collaborate with Ryan Adams, who oversaw much of my work on Bayesian optimization.

    Ryan continues to astonish me with his breadth and depth of knowledge, and by his

    kindness and sensitivity. I am indebted to my former advisor Nando de Freitas, who

    brought me into the world of machine learning, advised me during my master’s degree,

    brought me back into the world of machine learning after I graduated, and continues to

    be a good friend to this day.

    Perhaps the greatest aspect of my time in academia is the group of friends that I

    worked with, socialized with, and crunched with at deadlines. These people are unbe-

    lievably talented, smart, genuine, and drove me to set the bar as high as I possibly could.

    iv

  • They include Jimmy Ba, Yuri Burda, Laurent Charlin, George Dahl, David Duvenaud,

    Roman Garnett, Michael Gelbart, Alex Graves, Roger Grosse, Frank Hutter, Navdeep

    Jaitly, Emtiyaz Khan, Jamie Kiros, Alex Krizhevsky, Hugo Larochelle, Yujia Li, Chris

    Maddison, Ben Marlin, James Martens, Vlad Mnih, Abdel-rahman Mohamed, Michael

    Osborne, Mengye Ren, Oren Rippel, Mark Schmidt, Alex Schwing, Jake Snell, Nitish Sri-

    vastava, Ilya Sutskever, Charlie Tang, Tijmen Tieleman, Maks Volkovs, Jackson Wang,

    Alex Wiltschko, and Youssef Zaky. This is certainly not an exhaustive list.

    Finally, I owe a debt of gratitude to those closest to me, whose endless love saw me

    through this degree and everything leading up to it. I want to thank my girlfriend Sarah

    Austin, for always being there for me through even the most trying times, and for all of

    the adventures we shared along the way. I am grateful for the support of my stepdad

    Michael, my older brother Darren, my younger brother Lorne, and my stepsister Ashley.

    I would like to thank my stepbrother Nathan for pushing me to move outside of my

    comfort zone and for always lending an ear when I needed one. I am grateful for the

    short time I had with my late father Gerald, for the memories and values he bestowed

    upon me during our time together. Finally, I am most thankful to my dear mother

    Joanne, who took on an incredible burden of being a single, working mother and made

    it look easy. This thesis is as much her hard work as it is mine.

    v

  • Contents

    1 Introduction 1

    1.1 Summary of Thesis Chapters . . . . . . . . . . . . . . . . . . . . . . . . . 3

    2 Background 5

    2.1 Deep Learning for Classification . . . . . . . . . . . . . . . . . . . . . . . 5

    2.1.1 Logistic Regression . . . . . . . . . . . . . . . . . . . . . . . . . . 5

    2.1.2 Multi-layer Perceptrons . . . . . . . . . . . . . . . . . . . . . . . . 6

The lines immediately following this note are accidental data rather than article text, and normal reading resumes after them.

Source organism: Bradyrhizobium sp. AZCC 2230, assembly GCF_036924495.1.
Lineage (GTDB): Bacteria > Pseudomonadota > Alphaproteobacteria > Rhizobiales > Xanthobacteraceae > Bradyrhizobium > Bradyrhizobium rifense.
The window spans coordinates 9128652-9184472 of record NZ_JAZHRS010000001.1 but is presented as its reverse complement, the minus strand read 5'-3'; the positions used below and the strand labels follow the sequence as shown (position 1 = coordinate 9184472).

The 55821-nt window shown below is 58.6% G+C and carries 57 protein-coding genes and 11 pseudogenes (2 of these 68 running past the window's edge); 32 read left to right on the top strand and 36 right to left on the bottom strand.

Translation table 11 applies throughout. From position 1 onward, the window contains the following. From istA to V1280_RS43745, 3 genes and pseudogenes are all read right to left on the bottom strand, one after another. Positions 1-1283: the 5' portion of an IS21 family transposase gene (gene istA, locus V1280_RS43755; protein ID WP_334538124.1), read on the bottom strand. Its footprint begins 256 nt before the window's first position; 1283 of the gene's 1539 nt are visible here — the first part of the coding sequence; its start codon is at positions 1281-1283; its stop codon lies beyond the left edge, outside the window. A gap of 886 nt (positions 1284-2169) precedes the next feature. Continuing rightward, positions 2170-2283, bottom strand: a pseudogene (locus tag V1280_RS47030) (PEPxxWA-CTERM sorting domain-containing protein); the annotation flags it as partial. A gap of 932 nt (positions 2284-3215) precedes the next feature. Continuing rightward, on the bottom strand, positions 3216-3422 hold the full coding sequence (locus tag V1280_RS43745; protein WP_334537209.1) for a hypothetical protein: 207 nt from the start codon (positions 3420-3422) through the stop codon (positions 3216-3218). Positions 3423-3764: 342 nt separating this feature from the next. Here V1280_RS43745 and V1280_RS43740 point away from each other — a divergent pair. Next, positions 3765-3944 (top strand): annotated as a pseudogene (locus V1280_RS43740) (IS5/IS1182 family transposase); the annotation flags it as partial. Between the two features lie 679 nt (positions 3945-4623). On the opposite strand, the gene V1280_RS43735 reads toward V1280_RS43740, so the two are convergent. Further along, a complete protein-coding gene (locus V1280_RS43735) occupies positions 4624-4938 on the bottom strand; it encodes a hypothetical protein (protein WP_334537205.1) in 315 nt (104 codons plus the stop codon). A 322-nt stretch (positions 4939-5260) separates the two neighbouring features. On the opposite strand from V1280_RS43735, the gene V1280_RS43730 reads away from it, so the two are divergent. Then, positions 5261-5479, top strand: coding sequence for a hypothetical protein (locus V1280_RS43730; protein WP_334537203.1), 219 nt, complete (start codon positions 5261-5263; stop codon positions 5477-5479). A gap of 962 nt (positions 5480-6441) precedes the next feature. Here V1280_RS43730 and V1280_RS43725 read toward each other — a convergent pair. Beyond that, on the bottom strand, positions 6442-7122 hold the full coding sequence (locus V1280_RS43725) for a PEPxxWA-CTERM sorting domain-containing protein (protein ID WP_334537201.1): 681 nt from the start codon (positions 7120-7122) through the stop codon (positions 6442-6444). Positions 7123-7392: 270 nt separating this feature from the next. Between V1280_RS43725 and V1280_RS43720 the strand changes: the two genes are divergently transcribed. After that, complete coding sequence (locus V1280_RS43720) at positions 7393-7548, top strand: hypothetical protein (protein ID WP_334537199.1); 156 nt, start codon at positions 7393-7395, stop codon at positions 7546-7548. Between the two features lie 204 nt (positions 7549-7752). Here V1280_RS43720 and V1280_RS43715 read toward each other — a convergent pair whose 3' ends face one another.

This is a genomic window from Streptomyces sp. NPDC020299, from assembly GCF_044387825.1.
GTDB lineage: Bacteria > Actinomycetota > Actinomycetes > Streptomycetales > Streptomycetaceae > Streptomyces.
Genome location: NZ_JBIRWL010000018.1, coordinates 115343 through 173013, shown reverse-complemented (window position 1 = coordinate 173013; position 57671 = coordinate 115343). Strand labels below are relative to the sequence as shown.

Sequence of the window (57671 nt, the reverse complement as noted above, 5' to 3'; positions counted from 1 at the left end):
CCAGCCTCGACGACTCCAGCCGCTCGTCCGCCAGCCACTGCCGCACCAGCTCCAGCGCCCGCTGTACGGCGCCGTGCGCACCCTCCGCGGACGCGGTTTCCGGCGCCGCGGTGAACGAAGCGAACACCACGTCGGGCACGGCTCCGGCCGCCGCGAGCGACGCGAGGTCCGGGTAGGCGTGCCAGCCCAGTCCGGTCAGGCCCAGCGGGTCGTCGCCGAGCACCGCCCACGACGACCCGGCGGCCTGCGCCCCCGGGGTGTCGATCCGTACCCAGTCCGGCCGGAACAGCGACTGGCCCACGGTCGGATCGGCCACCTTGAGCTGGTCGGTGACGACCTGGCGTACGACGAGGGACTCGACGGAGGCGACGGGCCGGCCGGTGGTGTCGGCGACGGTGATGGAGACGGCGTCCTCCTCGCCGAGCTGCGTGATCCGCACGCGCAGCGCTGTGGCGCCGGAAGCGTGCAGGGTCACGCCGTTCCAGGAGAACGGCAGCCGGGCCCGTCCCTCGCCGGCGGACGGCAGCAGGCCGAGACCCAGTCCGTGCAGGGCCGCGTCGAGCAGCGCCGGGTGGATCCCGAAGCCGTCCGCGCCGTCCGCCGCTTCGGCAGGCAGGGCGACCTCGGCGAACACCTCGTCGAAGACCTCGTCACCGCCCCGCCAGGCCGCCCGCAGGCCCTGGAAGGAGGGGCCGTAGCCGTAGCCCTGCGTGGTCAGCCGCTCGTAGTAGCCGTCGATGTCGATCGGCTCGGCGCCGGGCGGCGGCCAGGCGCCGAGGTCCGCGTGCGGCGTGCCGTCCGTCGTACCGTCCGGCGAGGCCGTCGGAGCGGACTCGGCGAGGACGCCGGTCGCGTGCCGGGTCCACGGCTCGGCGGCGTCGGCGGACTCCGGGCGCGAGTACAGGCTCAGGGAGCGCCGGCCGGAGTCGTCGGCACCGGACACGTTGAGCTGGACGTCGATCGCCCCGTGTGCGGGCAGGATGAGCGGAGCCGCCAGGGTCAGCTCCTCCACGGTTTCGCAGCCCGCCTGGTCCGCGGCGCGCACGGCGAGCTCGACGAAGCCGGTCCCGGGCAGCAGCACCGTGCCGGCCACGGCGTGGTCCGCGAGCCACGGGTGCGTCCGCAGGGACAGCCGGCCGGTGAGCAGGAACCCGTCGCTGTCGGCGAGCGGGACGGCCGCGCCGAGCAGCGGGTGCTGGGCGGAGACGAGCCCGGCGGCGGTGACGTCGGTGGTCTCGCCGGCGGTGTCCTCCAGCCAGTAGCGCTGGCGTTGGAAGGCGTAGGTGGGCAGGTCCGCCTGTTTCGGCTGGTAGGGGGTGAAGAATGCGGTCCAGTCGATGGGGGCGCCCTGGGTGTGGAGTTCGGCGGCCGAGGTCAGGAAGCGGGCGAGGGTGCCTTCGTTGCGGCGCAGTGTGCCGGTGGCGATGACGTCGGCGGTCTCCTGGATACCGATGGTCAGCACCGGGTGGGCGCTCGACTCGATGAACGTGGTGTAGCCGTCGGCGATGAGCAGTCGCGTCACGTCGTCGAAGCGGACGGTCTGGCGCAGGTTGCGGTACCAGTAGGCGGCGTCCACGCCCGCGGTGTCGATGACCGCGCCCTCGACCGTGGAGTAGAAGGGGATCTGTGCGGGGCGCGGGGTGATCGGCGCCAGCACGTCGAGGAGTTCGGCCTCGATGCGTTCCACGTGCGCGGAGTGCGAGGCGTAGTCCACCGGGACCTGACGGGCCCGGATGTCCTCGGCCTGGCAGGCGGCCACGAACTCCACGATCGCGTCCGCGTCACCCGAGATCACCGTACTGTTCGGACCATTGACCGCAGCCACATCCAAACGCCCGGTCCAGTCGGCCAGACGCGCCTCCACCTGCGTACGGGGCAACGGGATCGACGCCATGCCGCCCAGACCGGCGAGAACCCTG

2.1.3 Convolutional Neural Networks . . . . . . . . . . . . . . . . . . . 7

    2.2 Training Deep Models . . . . . . . . . . . . . . . . . . . . . . . . . . . . 8

    2.2.1 Stochastic Gradient Descent . . . . . . . . . . . . . . . . . . . . . 9

    2.2.2 Regularization . . . . . . . . . . . . . . . . . . . . . . . . . . . . . 10

    2.3 Collaborative Filtering . . . . . . . . . . . . . . . . . . . . . . . . . . . . 12

    2.3.1 Probabilistic Matrix Factorization . . . . . . . . . . . . . . . . . . 12

    2.4 Topic Modelling . . . . . . . . . . . . . . . . . . . . . . . . . . . . . . . . 13

    2.4.1 Online Latent Dirichlet Allocation . . . . . . . . . . . . . . . . . . 14

    2.5 Types of Hyperparameters . . . . . . . . . . . . . . . . . . . . . . . . . . 14

    2.6 Bayesian Optimization . . . . . . . . . . . . . . . . . . . . . . . . . . . . 15

    2.6.1 Gaussian Processes . . . . . . . . . . . . . . . . . . . . . . . . . . 16

    2.6.2 Acquisition Functions . . . . . . . . . . . . . . . . . . . . . . . . . 20

    2.6.2.1 Pure Exploration and Exploitation . . . . . . . . . . . . 21

    2.6.2.2 Probability of Improvement . . . . . . . . . . . . . . . . 21

    2.6.2.3 Expected Improvement . . . . . . . . . . . . . . . . . . . 22

    2.6.2.4 Entropy Search . . . . . . . . . . . . . . . . . . . . . . . 22

    2.6.3 Practical Considerations . . . . . . . . . . . . . . . . . . . . . . . 24

    2.6.3.1 Learning Gaussian Process Hyperparameters . . . . . . . 24

    2.6.3.2 Initializating the Search . . . . . . . . . . . . . . . . . . 24

    2.6.3.3 Optimizing the Acquisition Function . . . . . . . . . . . 24

    2.6.3.4 Integrated Acquisition Functions . . . . . . . . . . . . . 25

    vi

  • 2.6.4 Extensions . . . . . . . . . . . . . . . . . . . . . . . . . . . . . . . 25

    2.6.4.1 Constraints . . . . . . . . . . . . . . . . . . . . . . . . . 25

    2.6.4.2 Parallelism . . . . . . . . . . . . . . . . . . . . . . . . . 27

    3 Multi-Task 28

    3.1 In